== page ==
He was slipping: either Sherlock or Lestrade had told her he was gay.

"Barbara Stanwyck," he said firmly. He saw Sally trying to place the name.

"Oh yeah," she said at last. "She was in westerns, wasn't she? Why her?"

"She was a woman, not those bland girls they put on the screen nowadays. Intelligent, passionate. Liable to double-cross you, of course, but there's something appealing in that as well."

She was grinning openly at him now, at the tiny revelation. Think of it as a trade, Mycroft told himself, just enough to pique her interest, to show he wasn't just a grey man in a greyer suit.

"I need to think," Sally said. "I don't...I'm not sure if what you’re after is feasible. But, if I want to get back into contact with you, how do I do it?"

"I'll give you Anthea's contact details," Mycroft said. "My PA."

"You trust her?"

"Yes," Mycroft said. "You can talk freely to her."

"OK," she said. "I think maybe you do need my help. I'll get back to you, but I gotta go now." She scrambled up, shook his hand, and left.

Friday 12th February 2010

Mycroft was surprised that Sally had requested another meeting, but the cover story was impeccable: a screening of Double Indemnity at the BFI. He wondered if that was her idea or Anthea's. He just hoped Sally wasn't going to try to recruit him into murdering someone for her. Unless it was Anderson, of course, which would be tempting.

He was only just in time for the screening – the Italians being difficult, as usual – and he slipped into the cinema already slightly flustered. Then he had to push past half a row of mildly-aggrieved middle-class people in semi-darkness to get to his seat. It was only when he had sat down that he turned to his left. And saw, not Sally Donovan in the seat beside him, but DI Lestrade.

Lestrade, leant across and opened his mouth – he's going to arrest me, but for what? – and whispered rather warily: "I was starting to think you weren't going to come, that this was some kind of weird joke on Sally's part."

Mycroft's mind had now seized up completely. Lestrade here, not Sally. Was he...was she...what the blazes was going on?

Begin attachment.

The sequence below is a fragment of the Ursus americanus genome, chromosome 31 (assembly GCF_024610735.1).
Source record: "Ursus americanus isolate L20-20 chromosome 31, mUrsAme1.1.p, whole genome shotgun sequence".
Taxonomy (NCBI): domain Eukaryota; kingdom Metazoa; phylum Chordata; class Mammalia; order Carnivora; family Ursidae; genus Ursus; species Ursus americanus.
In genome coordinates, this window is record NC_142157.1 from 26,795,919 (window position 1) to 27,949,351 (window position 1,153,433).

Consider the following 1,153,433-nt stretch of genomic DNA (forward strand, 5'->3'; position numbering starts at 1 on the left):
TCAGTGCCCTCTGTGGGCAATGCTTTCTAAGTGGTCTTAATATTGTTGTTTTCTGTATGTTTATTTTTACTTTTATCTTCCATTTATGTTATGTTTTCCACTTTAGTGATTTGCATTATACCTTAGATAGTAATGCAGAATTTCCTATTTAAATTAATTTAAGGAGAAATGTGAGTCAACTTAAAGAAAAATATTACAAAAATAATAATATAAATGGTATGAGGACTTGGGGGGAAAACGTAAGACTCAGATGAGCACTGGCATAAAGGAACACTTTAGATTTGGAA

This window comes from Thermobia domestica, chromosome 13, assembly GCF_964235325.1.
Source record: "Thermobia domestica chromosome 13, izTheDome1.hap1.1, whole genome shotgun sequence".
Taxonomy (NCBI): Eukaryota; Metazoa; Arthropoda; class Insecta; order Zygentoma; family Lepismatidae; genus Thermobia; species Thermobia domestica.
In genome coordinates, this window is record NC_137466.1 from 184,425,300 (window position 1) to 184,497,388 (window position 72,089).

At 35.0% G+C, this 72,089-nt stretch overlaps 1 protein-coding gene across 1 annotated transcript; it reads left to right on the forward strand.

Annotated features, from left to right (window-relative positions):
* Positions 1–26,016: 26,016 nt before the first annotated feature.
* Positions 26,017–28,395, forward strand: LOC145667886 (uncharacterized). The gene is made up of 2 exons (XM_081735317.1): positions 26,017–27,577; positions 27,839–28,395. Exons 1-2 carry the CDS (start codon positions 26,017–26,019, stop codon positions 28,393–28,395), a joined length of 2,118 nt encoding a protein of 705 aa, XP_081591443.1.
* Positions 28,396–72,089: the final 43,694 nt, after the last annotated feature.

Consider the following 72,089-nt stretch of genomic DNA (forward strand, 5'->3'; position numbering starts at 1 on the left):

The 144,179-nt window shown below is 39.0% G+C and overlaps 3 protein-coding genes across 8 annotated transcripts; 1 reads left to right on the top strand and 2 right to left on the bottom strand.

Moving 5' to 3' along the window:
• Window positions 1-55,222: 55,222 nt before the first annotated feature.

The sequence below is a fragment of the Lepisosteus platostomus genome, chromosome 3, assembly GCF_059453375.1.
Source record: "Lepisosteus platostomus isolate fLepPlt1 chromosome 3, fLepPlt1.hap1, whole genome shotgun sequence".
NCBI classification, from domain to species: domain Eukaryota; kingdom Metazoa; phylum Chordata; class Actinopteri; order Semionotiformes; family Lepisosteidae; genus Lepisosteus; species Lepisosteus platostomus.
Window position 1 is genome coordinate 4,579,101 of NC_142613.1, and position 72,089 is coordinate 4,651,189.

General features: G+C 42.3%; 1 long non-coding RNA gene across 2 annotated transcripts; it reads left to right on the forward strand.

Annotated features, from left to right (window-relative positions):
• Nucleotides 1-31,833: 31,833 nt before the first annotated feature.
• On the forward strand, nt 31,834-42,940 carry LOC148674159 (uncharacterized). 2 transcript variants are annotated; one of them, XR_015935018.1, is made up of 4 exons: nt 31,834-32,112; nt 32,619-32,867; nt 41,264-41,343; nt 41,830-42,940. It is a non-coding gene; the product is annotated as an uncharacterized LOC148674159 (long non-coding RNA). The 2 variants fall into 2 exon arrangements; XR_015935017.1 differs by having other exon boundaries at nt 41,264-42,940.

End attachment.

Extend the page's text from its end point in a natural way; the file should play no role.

"Is it always like this, going on a date with a spook?" Lestrade went on, "You don't even approach me directly, you use Donovan as a – what was she called it? – a cut-out , a go-between. I was half expecting you to insist I had to greet you with a password."

It was absolutely imperative, Mycroft decided, that he confirmed his position before saying anything. He pulled out his phone.

"You can't use that! The film's just about to start," Lestrade protested.

"Confirming my position," Mycroft gabbled, as he frantically texted Anthea: What is happening?

"They know where you bloody well are, there's probably half a surveillance team watching this cinema," Lestrade said.

Mycroft's phone vibrated with Anthea's reply: It's a date. What happens is up to you. A moment later, a second text appeared: Sally has better gaydar than her boss. We've had a useful exchange of information.

Operation Cobra, thought Mycroft. Operation Squid. Who had said what to whom and what did everyone know? His hand fumbled on the phone, starting to tap out a message. And then a firm hand came out to clamp over it and the keypad.

"Switch the phone off," Lestrade – Greg – said firmly. Mycroft did so. The hand stayed where it was. He could feel its warmth seeping into his own flesh. He looked round into the darkness, and saw patient, intelligent eyes staring back. You didn't need to grab someone's hand to stop them texting. You certainly didn't need to come to the British Film Institute on a date if you didn't want to. Anthea, Sally, Lestrade – they were all completely wrong about Operation Squid. Or – put it another way – completely right.

He hadn't planned this, but he didn't need to. Somehow everything had fallen into place. He tentatively reached out and put his left arm round Greg's shoulders. Greg relaxed and leant back into his seat against it, and it felt good. And then they started to watch together as lust led Walter Neff off the straight and narrow into deception, treachery and death.


( 5 comments — Leave a comment )
Dec. 21st, 2011 08:45 pm (UTC)
Purring over your sig pic before I ever read a word. :)

Thanks for the response to my comment so I could know that this was up and come here straight away when I got home.

Mycroft's voice is so right. I love that the spy got bested somehow but is willing to give in. Dreamy Lestrade, his dossier made me weak, lol.

I love everything about this one, the voice, the tone, the intricacy, the character dev of not just narrator but all sub characters. esp. enjoyed Anderson getting the boot and Sally having a big breakfast.

Still enjoying the Sally/John from earlier.

Thank you!
Dec. 21st, 2011 10:17 pm (UTC)
Oh, perfect! So many great details, and the rendering of Sally Donovan as a character in this story is especially well done, believable (even in this AU context), and highly entertaining to read.
Dec. 24th, 2011 09:42 am (UTC)
I've been writing a lot of Sally recently - I'm starting getting more confident at doing so - there will be another short piece on her in the Christmas present fics up later today. I think she is a very interesting character, despite her faults, and I hope we get to see more of her in S2.
(Deleted comment)
Dec. 24th, 2011 09:44 am (UTC)
Glad you enjoyed the TTSS refs - there's also Ricki Tarr's successor lurking in there somewhere. Of course, the hope is that the Service/Circus is not quite such a mess with Mycroft in charge as in the early 1970s, but that may be optimistic.
Dec. 21st, 2011 11:30 pm (UTC)
This was wonderful! I love this Mycroft so much, and Sally, and Anthea, and well, all of them. Thank you!
( 5 comments — Leave a comment )